The Aviary: 20 kinds of ice, but no bartenders

How many types of ice do you keep on hand for making cocktails?

At The Aviary in Chicago, they have over 20 different kinds of ice. That’s right. TWENTY. Cubes, spheres, crushed, hollow…TWENTY.

I feel like such an ice slacker! Before I wrote this cover story about Aviary’s ice program for Food Arts magazine, I couldn’t have named 20+ types of ice.  Turns out Aviary has its own ice room and a special “ice chef” to make all that ice.

But here’s what Aviary doesn’t have:  bartenders! And when I interviewed Craig Schoettler, who oversees Aviary, I was amazed to learn that he never even bartended before stepping into the role.  To learn, he developed an informal training exchange with craft cocktail whiz Troy Seidel.

“On his day off, I’d teach him how to make chicken; on my day off, he’d teach me how to make a Sazerac,” Schoettler recalled.

To read the article (and see the pictures of all those pretty pretty ice shapes!), pick up the September 2011 issue of Food Arts (no link, sorry). By the way, that gorgeous cover photo? It’s the Blueberry cocktail from Aviary. Never before have I had the impulse to LICK the cover of a magazine.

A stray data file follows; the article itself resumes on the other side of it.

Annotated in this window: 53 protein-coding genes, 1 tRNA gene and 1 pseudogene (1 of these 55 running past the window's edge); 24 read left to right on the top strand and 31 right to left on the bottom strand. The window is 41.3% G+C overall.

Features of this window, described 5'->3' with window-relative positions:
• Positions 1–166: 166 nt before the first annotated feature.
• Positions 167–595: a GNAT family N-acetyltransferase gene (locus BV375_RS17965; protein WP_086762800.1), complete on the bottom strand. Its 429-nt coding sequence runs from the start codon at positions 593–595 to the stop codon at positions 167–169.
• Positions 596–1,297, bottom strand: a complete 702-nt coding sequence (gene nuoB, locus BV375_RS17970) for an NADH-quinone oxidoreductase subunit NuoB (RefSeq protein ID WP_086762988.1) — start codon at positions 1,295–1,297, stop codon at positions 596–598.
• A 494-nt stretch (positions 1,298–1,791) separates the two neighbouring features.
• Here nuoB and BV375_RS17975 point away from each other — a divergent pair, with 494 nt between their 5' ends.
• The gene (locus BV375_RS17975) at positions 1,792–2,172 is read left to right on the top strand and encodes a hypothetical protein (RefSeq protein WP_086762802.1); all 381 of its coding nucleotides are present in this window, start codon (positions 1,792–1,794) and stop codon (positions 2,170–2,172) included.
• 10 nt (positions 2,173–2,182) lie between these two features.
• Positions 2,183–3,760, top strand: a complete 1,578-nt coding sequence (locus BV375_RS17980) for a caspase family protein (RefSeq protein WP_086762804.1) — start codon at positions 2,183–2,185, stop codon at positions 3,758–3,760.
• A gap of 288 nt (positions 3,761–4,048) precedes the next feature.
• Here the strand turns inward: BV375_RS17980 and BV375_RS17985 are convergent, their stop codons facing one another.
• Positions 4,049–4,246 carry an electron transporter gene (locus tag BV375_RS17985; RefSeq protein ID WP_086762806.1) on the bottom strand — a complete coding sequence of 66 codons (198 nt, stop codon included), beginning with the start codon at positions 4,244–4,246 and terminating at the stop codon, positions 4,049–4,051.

A guy walks into a bar (and says, “make me a drink”)

Cocktail omakase at EN Japanese Brasserie

My article on bespoke and “omakase” cocktails is out in the Jan/Feb issue of Food Arts magazine

Yes, just as cocktail menus have become an industry standard, it’s become a knowledgeable wink among savvy imbibers to ask the bartender to stray from that list.

One of my favorite parts of the article is the sidebar:  I asked several bartenders to “make me a drink” appropriate for cold-weather tippling. If pressed, I also specified dark spirits (rye or Bourbon), spirit-forward, and appropriate to drink before dinner. It was amazing to see the variety of drinks that bartenders constructed within those directives! The bartenders included Michael Neff of Ward III; Jeffrey Morgenthaler of Clyde Common; Leo Robitschek of Eleven Madison Park; Eric Alperin of The Varnish; Brian Floyd of The Vanderbilt; and Gen Yamamoto of EN Japanese Brasserie.

Speaking of EN Japanese Brasserie, I was there for the Food Arts photo shoot (the photo above is mine, taken of the drinks assembled for the professionals to capture on film). Here’s my blog post from that outing.

Top 5 blog posts from 2009

Although this blog has been in existence for about six months (not a full year), already it’s become clear which posts have been most read (two words: drink recipes!) and most commented upon (more opinionated posts). Expect more of both in 2010. 

Here are the five most-read posts from this blog over the course of 2009:

#1. Hot Stuff: Habanero Simple Syrup – A step-by-step tutorial, with photos. And a post featuring this ingredient, The Dragonfire Cocktail, clocks in around #15 on the most-read list.

#2.  The “Hot Bartender” Syndrome – Should bars be allowed to advertise for “hot female bartenders”?  (Note – this post includes one of my all-time favorite comments:  “Big boobs do not really help me enjoy a crappy cocktail.”  Hear, hear!)